In their New Republic piece on environmentalism, Ted Nordhaus and Michael Shellenberger make several interesting points. This one I loved most:
It has become an article of faith among many greens that the global poor are happier with less and must be shielded from the horrors of overconsumption and economic development–never mind the realities of infant mortality, treatable disease, short life expectancies, and grinding agrarian poverty. The convenient and ancient view among elites that the poor are actually spiritually rich, and the exaggeration of insignificant gestures like recycling and buying new lightbulbs, are both motivated by the cognitive dissonance created by simultaneously believing that not all seven billion humans on earth can "live like we live" and, consciously or unconsciously, knowing that we are unwilling to give up our high standard of living.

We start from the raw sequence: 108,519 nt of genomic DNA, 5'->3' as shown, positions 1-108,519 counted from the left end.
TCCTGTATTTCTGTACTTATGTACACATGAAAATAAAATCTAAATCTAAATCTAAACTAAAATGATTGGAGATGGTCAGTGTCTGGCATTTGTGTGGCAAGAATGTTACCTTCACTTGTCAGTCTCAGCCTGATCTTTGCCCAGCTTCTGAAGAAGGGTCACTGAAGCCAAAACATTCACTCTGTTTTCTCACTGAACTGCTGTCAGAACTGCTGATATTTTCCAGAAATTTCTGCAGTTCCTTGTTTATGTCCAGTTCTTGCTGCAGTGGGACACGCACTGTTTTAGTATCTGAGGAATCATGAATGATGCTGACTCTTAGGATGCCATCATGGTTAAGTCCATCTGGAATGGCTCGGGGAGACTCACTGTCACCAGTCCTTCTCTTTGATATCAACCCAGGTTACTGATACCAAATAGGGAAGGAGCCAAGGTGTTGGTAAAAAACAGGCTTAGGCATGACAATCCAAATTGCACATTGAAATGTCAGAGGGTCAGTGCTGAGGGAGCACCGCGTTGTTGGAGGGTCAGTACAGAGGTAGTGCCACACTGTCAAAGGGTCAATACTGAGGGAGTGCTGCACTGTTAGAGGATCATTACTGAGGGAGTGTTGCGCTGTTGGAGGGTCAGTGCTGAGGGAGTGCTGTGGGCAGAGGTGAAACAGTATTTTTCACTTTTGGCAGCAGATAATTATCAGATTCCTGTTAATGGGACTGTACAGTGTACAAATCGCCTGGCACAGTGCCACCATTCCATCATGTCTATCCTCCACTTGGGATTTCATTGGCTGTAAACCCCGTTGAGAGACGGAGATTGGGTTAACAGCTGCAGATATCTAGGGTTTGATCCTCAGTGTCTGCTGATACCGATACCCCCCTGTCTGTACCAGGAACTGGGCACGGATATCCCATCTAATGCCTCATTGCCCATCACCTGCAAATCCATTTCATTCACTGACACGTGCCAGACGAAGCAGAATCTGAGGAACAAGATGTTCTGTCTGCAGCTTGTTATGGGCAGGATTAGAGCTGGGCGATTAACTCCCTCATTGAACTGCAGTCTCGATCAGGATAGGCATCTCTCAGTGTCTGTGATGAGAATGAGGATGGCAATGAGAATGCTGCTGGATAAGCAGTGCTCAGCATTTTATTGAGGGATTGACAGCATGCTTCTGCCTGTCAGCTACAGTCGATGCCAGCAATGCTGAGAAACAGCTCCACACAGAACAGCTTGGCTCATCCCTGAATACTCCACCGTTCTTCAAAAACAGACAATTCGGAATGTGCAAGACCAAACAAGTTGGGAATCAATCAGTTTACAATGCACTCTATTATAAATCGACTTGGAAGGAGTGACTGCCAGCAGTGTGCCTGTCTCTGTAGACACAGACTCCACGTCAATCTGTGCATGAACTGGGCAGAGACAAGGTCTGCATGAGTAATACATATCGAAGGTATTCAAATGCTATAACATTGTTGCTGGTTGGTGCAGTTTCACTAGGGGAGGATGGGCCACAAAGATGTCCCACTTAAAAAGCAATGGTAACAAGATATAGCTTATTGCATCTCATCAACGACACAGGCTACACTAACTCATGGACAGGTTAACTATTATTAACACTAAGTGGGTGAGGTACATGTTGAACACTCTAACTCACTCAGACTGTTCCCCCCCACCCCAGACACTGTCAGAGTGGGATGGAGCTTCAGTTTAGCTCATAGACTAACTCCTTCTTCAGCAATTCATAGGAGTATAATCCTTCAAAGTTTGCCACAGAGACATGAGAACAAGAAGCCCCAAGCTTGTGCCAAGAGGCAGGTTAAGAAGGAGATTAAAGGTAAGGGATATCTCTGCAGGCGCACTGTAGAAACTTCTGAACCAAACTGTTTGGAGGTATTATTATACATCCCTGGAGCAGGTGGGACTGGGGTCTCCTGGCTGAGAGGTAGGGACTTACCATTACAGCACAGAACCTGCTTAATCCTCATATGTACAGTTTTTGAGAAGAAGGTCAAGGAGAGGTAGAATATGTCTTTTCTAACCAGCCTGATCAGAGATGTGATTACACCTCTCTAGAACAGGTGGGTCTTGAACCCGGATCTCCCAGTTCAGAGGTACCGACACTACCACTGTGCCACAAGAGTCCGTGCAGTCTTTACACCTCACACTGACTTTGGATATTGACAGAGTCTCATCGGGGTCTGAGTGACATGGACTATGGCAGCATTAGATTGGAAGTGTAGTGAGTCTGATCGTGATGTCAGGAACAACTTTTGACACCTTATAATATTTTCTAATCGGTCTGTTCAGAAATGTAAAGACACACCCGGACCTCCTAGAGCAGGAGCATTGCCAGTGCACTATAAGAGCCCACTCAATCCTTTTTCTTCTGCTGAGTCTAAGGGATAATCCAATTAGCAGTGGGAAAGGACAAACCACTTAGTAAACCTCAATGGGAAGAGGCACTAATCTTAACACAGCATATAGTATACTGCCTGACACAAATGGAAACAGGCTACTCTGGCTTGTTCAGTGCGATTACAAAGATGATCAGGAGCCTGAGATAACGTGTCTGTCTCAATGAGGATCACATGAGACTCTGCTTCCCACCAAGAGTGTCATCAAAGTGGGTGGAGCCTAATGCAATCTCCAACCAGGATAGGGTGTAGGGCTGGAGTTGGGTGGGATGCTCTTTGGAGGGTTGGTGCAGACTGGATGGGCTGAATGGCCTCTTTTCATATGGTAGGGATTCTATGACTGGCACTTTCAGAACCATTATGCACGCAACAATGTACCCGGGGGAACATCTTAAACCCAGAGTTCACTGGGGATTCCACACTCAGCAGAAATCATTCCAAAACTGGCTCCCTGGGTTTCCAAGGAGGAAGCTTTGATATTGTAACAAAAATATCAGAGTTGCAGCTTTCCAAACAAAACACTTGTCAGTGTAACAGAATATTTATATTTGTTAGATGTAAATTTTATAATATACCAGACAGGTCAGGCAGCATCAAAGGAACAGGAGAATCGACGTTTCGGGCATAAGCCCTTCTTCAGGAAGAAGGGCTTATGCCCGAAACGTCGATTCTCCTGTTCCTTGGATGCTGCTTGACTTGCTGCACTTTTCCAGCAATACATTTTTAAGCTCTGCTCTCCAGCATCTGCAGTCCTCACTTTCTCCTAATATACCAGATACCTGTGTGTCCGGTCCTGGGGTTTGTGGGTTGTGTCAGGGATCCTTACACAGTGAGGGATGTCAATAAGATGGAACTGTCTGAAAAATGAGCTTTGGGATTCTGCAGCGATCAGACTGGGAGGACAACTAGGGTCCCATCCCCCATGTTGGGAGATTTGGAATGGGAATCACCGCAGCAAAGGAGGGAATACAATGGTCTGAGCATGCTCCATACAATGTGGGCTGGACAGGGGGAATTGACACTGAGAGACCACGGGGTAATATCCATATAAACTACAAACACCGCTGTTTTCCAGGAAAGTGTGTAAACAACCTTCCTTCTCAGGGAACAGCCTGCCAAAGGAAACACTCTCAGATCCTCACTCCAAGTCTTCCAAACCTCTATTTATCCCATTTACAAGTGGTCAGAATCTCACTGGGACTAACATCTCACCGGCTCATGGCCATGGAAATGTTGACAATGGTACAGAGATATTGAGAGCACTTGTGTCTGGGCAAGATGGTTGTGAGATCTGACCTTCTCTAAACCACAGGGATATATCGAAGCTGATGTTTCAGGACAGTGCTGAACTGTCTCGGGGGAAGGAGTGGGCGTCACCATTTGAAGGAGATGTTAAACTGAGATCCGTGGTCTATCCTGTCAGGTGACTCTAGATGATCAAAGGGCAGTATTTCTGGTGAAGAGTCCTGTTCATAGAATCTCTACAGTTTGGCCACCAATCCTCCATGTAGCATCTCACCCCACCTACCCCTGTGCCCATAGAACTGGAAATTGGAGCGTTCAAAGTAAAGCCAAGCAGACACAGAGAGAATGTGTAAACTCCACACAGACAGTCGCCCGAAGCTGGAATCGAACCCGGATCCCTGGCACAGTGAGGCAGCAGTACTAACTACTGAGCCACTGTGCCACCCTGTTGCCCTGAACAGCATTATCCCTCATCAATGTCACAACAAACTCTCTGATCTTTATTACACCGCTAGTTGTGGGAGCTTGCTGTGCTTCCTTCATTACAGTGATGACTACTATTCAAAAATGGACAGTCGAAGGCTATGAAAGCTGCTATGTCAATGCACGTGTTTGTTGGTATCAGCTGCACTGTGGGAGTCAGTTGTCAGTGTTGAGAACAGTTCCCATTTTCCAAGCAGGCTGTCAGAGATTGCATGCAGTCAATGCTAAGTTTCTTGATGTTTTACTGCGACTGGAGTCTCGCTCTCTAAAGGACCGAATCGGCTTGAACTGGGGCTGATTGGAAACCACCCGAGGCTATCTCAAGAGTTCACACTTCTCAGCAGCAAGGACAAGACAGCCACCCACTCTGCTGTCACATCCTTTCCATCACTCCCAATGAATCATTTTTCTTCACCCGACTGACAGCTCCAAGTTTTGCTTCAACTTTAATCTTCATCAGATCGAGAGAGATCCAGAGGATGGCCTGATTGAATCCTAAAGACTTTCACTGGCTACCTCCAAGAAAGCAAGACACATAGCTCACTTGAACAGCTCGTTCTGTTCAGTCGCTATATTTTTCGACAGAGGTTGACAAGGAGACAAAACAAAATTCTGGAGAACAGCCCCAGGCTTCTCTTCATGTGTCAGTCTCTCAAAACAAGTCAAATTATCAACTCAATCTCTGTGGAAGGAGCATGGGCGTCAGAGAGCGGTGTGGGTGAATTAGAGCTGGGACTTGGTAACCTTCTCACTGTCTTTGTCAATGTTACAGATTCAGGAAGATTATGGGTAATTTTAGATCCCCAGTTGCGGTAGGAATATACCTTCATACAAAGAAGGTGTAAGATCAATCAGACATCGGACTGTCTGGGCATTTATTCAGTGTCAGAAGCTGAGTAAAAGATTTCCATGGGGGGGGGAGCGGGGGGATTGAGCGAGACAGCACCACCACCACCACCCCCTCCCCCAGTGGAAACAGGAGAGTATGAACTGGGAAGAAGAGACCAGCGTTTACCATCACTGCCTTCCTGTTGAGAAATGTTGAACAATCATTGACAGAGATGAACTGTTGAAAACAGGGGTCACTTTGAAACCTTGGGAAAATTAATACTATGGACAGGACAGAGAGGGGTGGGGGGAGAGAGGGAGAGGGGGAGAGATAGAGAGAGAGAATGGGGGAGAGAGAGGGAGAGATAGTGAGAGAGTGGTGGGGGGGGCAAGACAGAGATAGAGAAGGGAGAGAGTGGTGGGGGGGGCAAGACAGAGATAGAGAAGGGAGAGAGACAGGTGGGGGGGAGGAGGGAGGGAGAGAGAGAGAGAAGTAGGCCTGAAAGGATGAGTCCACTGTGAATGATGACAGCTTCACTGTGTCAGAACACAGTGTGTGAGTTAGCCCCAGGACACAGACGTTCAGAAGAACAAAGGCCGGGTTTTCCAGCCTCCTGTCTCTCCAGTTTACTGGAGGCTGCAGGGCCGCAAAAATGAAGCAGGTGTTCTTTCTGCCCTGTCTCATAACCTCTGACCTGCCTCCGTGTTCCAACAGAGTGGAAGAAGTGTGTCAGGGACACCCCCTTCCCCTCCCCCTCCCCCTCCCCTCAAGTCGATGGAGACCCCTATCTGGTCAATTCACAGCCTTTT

They say later that too many environmentalists “reject the modern project of expanding prosperity altogether.” This happens to be one of my strongest gripes with people who supposedly care about the global poor. The Moral Consequences of Economic Growth ought to be required reading for these people.
There’s a similarly flawed thought process behind Western do-gooders who decry the existence of sweat shops in third world countries: We need to “protect” poor people whose wages are “too low” from doing menial, backbreaking labor. Ugh.